Why do we still use Roman numerals?
I remember first being introduced to Roman numerals in third grade and hating the Ancient Romans for inventing a crazy number system I thought was intended to torture kids for two millennia. Sometimes I wondered whether that system hung around just as a tool for teachers to use to keep students in line.
Thank goodness we got Arabic numerals several centuries after the Roman Empire collapsed, and by the 14th century they became the standard over Roman numerals. Or have they? Take a good look around you. Does your clock or watch have Roman numerals? How about the chapter numbers in the book you’re reading? Or sporting events like the Olympics or the Superbowl? Wouldn’t it have been easier to write Superbowl 46 instead of Superbowl XLVI? (Note: I confess I had to use an online Roman numeral converter because I get lost with any number higher than XXXIX.)
I can accept that older European edifices display Roman numerals because that was the number system of the day, but what about American structures? Americans aren’t descended from the Ancient Romans and the roots of the United States go back to England and not to Italy. Arabic numerals were the norm in the Thirteen Colonies, so explain the appearance of Roman numerals on American buildings, on coins, and on the front page of The New York Times (take a moment to examine the volume number).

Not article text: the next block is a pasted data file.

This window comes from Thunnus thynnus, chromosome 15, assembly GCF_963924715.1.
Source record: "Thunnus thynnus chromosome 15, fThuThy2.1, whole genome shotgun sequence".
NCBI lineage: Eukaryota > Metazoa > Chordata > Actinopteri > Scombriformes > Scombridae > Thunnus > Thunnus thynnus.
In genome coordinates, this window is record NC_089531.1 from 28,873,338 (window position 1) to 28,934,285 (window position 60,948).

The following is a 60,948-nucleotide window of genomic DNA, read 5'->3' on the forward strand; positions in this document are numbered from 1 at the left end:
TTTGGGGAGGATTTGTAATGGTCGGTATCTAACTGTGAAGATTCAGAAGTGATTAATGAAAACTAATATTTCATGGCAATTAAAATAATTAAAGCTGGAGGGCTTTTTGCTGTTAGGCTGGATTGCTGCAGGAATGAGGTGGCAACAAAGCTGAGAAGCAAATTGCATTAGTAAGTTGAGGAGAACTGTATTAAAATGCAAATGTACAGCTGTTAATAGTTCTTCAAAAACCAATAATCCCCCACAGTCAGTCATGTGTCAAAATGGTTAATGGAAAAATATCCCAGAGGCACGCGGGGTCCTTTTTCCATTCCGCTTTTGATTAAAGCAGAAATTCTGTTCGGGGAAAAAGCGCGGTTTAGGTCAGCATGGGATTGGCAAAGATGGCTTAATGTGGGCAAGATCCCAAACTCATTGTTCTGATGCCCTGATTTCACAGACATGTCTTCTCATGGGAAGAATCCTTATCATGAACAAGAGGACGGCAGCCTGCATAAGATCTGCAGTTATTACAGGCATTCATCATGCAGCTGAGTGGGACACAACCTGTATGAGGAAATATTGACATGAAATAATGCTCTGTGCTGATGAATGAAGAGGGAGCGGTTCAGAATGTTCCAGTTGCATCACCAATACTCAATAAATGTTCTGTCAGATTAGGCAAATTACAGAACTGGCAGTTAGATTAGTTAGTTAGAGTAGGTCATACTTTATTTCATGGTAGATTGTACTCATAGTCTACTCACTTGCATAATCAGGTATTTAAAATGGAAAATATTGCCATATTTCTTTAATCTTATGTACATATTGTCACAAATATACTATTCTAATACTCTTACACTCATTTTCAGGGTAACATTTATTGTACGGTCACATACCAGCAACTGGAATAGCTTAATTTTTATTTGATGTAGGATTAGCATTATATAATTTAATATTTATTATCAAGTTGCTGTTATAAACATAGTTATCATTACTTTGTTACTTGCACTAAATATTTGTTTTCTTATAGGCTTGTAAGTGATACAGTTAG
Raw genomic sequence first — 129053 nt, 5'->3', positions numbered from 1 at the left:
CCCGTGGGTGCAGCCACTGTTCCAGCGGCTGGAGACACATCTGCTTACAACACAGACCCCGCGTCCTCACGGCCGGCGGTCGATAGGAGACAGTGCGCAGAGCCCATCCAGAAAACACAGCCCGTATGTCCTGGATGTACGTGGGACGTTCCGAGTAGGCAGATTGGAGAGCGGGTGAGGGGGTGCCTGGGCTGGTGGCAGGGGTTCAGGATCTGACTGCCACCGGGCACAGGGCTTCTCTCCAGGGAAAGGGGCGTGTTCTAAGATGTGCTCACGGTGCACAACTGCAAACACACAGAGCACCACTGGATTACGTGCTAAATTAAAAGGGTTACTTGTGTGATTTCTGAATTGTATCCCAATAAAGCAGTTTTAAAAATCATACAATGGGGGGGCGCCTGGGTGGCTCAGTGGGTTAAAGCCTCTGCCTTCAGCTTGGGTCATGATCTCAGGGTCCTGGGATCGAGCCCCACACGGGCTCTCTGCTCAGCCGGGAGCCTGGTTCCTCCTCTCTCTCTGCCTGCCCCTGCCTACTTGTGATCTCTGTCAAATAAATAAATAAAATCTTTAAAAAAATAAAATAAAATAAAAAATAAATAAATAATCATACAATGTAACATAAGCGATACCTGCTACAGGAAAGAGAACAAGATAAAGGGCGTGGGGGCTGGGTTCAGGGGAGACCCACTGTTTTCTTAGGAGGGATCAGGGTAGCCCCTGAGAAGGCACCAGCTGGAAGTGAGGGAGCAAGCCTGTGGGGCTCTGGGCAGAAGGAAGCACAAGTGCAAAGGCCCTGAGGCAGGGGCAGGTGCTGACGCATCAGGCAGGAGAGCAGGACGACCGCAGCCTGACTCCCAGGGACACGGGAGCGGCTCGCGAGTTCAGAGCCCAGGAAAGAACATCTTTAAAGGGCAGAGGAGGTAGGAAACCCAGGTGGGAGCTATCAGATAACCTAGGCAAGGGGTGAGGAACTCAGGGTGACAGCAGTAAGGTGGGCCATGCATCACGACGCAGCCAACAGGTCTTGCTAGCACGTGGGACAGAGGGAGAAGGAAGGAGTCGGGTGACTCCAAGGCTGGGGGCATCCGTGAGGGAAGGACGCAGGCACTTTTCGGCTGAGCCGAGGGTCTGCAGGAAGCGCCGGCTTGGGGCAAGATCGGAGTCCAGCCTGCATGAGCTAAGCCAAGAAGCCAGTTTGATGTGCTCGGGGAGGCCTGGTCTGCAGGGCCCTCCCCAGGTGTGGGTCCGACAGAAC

For whatever reason, Roman numerals are somehow seen as the classic (no pun intended) number system, the educated system, the elite system. They don’t seem as ordinary as Arabic numerals. Movie series that have more clout carry Roman numerals (i.e., Star Wars has Episodes I through VI) whereas mediocre movie series use Arabic numerals (i.e., Scary Movie has films 2 through 4 with 5 set for production).
It would be nice to have numeric literacy among everyone, the old and the young, the rich and the poor. Why can’t we make things simple for all and promote just one number system, the Arabic numeral system?